Everything You Need to Know about a Co-Signer – In the process of applying for a mortgage, you may hear someone suggest you have a co-signer. There can be benefits to having a co-signer on your mortgage, but it is not necessary for everyone. Here’s what you need to know about applying for a mortgage with a co-signer.
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What is a co-signer?
When you apply for a mortgage or any type of loan, the lender will look at a list of factors to determine your eligibility. Your debt-to-income ratio, credit score, assets, income, and employment history will all be taken into account to determine how much you can borrow, your mortgage rate, and other details of the loan.
In some cases, your strength as an applicant may be lacking. When this happens, a person who would be a stronger applicant because of their high credit score or large amount of assets can co-sign your loan. This provides the lender with a safety net if you end up unable to make your mortgage payments because the co-signer has agreed to cover them.
In other words, a co-signer is someone who is on your loan to guarantee that the payments will be made even if the borrower cannot make them. They take on equal responsibility to pay back the loan, even if the primary borrower does not fulfill their obligations.
What’s the difference between a co-signer and a co-borrower?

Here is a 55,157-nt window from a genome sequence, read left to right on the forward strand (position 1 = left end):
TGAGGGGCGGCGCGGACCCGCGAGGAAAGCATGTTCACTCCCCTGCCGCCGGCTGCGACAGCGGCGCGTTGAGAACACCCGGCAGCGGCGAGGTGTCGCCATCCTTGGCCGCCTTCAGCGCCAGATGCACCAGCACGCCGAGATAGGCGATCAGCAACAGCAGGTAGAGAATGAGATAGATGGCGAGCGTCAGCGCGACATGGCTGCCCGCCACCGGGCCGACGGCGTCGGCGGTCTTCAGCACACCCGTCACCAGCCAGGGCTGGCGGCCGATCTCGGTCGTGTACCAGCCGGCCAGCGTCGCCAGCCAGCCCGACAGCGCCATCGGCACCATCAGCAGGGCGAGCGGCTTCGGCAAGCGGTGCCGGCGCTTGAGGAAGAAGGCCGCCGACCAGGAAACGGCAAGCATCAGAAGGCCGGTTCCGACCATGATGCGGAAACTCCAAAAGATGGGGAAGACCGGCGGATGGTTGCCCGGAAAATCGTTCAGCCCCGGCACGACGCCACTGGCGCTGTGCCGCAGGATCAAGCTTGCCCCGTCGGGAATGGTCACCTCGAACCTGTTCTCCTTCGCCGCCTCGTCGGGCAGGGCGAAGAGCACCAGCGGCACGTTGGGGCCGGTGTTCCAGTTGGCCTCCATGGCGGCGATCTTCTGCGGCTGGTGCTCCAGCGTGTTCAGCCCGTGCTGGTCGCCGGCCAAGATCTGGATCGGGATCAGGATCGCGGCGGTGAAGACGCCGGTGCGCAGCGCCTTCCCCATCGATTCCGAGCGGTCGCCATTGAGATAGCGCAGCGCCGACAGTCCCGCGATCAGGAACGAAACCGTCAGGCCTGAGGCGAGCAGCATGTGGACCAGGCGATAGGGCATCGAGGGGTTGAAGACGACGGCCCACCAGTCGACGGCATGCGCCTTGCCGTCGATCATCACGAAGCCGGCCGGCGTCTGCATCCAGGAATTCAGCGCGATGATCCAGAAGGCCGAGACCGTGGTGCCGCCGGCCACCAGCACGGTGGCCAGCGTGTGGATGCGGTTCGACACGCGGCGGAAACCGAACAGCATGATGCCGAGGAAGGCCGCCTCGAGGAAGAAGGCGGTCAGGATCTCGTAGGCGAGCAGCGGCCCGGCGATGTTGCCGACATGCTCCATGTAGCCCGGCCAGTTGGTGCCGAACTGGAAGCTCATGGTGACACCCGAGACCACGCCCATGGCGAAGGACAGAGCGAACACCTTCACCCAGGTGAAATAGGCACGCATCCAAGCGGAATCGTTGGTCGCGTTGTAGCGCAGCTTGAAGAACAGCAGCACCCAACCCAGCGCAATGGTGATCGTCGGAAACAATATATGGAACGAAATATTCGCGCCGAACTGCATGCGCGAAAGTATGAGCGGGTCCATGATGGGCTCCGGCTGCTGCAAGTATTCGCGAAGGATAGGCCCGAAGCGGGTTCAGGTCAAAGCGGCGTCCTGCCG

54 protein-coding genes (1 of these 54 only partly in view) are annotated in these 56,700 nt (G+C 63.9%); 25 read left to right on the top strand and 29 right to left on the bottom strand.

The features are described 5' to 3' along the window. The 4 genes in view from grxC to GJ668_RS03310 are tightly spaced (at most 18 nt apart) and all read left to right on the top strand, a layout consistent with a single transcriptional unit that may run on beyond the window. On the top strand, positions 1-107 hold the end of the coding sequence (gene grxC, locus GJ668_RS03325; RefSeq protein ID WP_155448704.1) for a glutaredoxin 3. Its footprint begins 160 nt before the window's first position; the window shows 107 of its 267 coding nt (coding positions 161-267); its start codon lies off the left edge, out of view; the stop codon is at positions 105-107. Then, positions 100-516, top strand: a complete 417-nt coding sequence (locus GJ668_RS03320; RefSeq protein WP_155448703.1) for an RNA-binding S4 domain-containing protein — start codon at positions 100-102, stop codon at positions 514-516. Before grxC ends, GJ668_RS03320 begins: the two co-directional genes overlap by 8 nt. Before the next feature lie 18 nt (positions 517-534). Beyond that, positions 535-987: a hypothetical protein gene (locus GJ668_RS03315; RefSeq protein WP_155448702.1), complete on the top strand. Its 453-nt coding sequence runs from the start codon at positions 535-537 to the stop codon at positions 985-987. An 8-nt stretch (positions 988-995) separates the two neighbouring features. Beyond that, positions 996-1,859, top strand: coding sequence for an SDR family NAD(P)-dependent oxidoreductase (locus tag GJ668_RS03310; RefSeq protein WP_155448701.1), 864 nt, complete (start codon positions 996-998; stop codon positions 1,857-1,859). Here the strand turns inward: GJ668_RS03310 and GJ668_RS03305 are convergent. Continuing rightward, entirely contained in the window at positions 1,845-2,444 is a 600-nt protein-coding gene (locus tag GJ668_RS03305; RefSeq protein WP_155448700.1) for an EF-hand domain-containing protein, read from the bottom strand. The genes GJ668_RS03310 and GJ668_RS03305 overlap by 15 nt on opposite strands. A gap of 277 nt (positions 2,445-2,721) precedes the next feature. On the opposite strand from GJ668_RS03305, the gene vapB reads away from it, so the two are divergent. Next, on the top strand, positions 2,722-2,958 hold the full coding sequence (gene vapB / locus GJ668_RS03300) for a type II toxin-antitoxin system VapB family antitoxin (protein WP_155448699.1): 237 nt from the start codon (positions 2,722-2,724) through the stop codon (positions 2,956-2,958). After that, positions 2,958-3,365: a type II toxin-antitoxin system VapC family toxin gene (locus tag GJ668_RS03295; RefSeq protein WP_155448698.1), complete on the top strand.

In some ways, a co-borrower and a co-signer may seem to be about the same. Both are responsible to make sure the loan is paid back. However, a co-borrowers name will be on the property title, while a co-signer will not. In practice, the two are similar, but legally they are distinct. For example, if a lawsuit takes place because of injury to a person on the property, a co-borrower will be liable in court while a co-signer will not.
Related: How to Increase Your Credit Score
When would a co-signer be needed?
A co-signer is sometimes suggested when you apply for a mortgage and are not quite able to qualify. Perhaps you are confident that you can make the payments, but your credit score is still too low to qualify for the mortgage rate and terms you want. Maybe you have recently gotten a raise and can afford to buy a home, but your employment history is too short to qualify yet.
In cases where a co-signer (often a family member) is also confident in your ability to make the payments because they know you personally, they may be willing to boost your mortgage application by offering to co-sign when you are not yet ready on paper to be approved.
Are there any drawbacks to having a co-signer on your mortgage?
Having a co-signer can be the final boost you need to qualify for the home you want to buy. Before you decide to bring a co-signer on to the loan, keep in mind that there are some potential drawbacks to this scenario if something goes wrong.
For example, if you end up unable to make your mortgage payments, consider what your backup plan will be and discuss this with your co-signer. Decide what you will do if you find yourself unable to afford the home you buy, usually either moving out to have someone rent it, selling the property, or agreeing to pay your co-signer back in the future if they cover a missed payment. Protect your personal relationships by planning ahead for a worst-case scenario.